The COVID-19 pandemic is a major disruptor. While problems caused by the viral outbreak go far beyond the private sector and its sales operations, businesses need to know what to expect as the country reopens in the wake of the coronavirus.
Healthcare buyers have changed
On June 4th 2020, Definitive Healthcare hosted a client panel to discuss how organizations were forced to shift focus and reorganize business strategies in order to capture the attention of the unique set of buyers that arose during this time of global crisis.
When a problem is affecting the world in a similar vein as COVID-19 has in recent months, healthcare providers need a partner, not a vendor. These organizations had to ‘take off their sales hats’ and reach out to existing clients to ask, ‘what can we do to help right now?’
So, what about going forward? Will businesses hoping to thrive in this industry be able to return to their norms after the dust settles? Not likely.
Panelists, lead by Definitive Healthcare’s very own Allison Snow, VP of Customer Marketing, gathered to discuss this very dilemma. Keep reading for expert predictions on how COVID-19 has changed healthcare buying for the long-term.
Videoconferencing will continue to thrive - it's not just getting us through COVID-19
Samson Magid, Co-Founder and Chief Business Officer of HealthSnap, first suggested that videoconferencing will become a staple of modern business. With the option for in-person meetings removed entirely, his sales team quickly realized during the trying months of quarantine that video calls are far more effective than initially thought.
Where previously, the HealthSnap sales team was regularly flying across the country to add a very necessary human touch to their sales pitches and client meetings, Magid found that setting up a videoconference was just as effective as meeting in-person, while also being much more efficient from a time and resource perspective.
Jonathan Trombly, Senior District Manager at Medtronic, agrees with this prediction. Trombly expects to see growth in the commonality of telemedicine as well as the regularity of virtual business meetings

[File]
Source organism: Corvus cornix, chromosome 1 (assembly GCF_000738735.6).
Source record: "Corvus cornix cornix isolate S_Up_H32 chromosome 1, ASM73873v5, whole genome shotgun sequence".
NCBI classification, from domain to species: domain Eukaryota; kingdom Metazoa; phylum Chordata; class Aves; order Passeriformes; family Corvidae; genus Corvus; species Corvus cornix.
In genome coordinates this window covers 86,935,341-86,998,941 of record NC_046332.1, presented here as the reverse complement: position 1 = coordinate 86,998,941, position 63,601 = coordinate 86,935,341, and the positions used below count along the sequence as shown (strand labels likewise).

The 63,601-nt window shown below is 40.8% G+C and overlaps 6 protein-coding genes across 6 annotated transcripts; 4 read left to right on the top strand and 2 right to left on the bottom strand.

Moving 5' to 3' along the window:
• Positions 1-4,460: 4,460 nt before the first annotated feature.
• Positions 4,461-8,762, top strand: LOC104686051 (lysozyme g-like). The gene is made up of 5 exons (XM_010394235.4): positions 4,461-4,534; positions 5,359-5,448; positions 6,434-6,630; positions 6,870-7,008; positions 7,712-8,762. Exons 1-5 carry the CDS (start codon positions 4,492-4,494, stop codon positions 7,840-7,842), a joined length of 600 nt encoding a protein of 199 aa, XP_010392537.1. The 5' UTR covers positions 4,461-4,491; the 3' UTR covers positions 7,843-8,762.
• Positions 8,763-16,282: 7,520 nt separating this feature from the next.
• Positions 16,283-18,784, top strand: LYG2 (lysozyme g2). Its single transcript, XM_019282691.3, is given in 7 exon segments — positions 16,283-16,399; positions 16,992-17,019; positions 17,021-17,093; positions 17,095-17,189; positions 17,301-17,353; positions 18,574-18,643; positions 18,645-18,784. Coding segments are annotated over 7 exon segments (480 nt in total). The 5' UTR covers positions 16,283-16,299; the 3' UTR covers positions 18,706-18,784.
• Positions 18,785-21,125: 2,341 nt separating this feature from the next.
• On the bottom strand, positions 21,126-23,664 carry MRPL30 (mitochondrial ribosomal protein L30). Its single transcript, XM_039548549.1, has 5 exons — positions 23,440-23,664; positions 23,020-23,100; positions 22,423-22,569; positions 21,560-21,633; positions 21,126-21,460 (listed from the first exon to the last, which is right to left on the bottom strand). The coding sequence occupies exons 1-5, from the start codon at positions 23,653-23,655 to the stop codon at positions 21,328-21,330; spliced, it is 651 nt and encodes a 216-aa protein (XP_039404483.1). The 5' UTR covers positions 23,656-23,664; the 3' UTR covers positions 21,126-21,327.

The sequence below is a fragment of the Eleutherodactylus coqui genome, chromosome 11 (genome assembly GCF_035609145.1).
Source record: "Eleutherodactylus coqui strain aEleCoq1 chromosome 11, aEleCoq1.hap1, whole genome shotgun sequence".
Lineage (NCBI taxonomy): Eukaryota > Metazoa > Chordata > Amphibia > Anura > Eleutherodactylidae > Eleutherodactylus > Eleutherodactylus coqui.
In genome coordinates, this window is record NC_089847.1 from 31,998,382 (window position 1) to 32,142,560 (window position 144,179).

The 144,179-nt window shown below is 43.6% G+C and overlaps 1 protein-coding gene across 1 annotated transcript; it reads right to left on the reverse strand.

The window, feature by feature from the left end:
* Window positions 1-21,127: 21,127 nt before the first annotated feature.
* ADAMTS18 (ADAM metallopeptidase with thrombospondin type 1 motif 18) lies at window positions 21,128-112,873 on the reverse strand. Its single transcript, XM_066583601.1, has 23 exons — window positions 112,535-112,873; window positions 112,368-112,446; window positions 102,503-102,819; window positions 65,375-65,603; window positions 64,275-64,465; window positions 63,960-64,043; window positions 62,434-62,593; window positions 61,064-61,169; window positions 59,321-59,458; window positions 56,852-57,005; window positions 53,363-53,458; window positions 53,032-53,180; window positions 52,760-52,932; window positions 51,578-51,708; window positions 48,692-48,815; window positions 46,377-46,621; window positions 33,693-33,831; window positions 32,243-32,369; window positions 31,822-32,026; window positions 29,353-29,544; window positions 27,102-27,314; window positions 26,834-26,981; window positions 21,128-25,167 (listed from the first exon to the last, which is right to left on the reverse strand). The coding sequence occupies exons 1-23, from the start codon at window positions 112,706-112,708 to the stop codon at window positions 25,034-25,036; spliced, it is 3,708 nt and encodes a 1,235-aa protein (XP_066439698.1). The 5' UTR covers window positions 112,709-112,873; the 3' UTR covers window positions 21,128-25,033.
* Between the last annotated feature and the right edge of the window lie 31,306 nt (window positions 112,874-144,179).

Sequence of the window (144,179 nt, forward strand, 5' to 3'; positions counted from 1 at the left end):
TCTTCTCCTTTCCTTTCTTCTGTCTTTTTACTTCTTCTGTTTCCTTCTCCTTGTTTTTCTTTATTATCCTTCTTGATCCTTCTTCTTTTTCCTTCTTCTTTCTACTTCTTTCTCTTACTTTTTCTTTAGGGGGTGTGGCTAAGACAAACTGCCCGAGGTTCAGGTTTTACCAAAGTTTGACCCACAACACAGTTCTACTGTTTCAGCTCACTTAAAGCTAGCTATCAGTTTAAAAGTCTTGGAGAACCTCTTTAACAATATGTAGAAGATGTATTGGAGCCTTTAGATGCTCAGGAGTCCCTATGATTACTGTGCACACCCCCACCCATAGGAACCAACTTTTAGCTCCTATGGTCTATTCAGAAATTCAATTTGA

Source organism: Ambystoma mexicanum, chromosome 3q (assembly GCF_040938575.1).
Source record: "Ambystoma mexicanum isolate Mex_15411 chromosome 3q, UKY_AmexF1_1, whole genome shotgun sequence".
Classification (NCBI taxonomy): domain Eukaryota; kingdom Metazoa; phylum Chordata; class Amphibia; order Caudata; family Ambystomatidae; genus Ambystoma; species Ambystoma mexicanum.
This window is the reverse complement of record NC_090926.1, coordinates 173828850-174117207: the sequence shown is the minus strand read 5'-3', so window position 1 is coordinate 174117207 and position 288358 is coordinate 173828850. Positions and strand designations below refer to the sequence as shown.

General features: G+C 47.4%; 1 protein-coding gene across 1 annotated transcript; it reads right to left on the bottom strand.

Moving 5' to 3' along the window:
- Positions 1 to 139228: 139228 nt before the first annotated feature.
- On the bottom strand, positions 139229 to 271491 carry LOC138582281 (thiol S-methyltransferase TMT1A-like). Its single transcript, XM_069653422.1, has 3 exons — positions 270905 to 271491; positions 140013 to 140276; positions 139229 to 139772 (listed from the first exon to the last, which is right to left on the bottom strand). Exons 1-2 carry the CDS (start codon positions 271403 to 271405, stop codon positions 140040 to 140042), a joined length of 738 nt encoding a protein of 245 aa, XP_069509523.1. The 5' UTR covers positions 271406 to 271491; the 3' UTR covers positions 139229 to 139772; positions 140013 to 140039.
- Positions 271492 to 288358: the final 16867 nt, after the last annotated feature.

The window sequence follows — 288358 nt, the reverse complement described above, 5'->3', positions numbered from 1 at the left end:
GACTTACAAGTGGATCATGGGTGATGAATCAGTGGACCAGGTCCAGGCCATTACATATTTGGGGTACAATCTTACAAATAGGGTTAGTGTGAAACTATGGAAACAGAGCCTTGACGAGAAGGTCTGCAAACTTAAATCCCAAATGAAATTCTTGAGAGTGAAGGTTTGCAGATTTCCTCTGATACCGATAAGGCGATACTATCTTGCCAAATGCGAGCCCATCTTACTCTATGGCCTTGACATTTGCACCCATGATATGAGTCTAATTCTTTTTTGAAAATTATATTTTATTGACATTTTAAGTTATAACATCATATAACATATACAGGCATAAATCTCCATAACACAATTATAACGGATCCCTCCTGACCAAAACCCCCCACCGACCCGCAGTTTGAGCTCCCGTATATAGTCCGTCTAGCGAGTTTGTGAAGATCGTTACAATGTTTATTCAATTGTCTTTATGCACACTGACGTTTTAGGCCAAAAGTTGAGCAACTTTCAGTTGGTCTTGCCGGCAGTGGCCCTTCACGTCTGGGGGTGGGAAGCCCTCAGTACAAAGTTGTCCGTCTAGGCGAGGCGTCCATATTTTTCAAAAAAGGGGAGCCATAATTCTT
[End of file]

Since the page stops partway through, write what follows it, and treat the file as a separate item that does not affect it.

The most consistent trend in healthcare is inconsistency
When asked about personal predictions for which COVID-consequent business tactics he expected to become a more permanent practice within his organization going forward, Mark Erwich, VP of Marketing at Imprivata, says, ‘Be careful with the term "permanent.’
If there were only one takeaway from the events of the past few months, Erwich says, it would be this: never get too comfortable with a particular tactic or business practice in the healthcare industry. Throughout this pandemic, Erwich has noted time and again particular pieces of content his organization had produced could, seemingly at the snap of a finger, transition from irrelevant to audience interests to a major source of traffic and lead generation.
Erwich attributes fluctuations in consumer behavior to the surge in remote work and furloughed employees over the course of the pandemic. With workers having more time at home and many job descriptions shifting to adapt to this unprecedented climate, people want to continue to be productive and are finding new, informative content to consume that which might have otherwise gone unnoticed.
This uptick in content consumption, however, could be causing anomalies in internal data that can misinform predictive business tactics. Simply put, new business strategies forming in the midst of the COVID-19 crisis might not work when the country stabilizes again.
New healthcare vendors may face additional adversity for some time
Trombly reminded the audience that hospital priorities have shifted dramatically in response to COVID-19. Hospitals, more than ever before, do not have the time or interest in talking to new or potential vendors. Healthcare leaders have put up rigid walls to block out any white noise that does not contribute to their immediate problems — and it will take time for sales reps to break through these walls after the pandemic dies down.
Sales teams that have made and maintained relationships over the years have an advantage here, and organizations that focused on helping and forming partnerships during the coronavirus crisis will be the ones communicating most seamlessly with hospital points of contact in the foreseeable future.
Trust is critical in these delicate times. Newcomers to the market can expect to face additional resistance when trying to form new relationships with hospital leaders.
This was just the tip of the iceberg. For more details and even more insights and predictions into the post-COVID-19 healthcare landscape, watch the full panel replay: The Long-Tail of COVID-19: Healthcare Buyers Have Changed Forever, So What's Next?
You can also register for our upcoming trends webinar: Updated Healthcare Industry Trends: Selling to Doctors and Hospitals In a Changed Market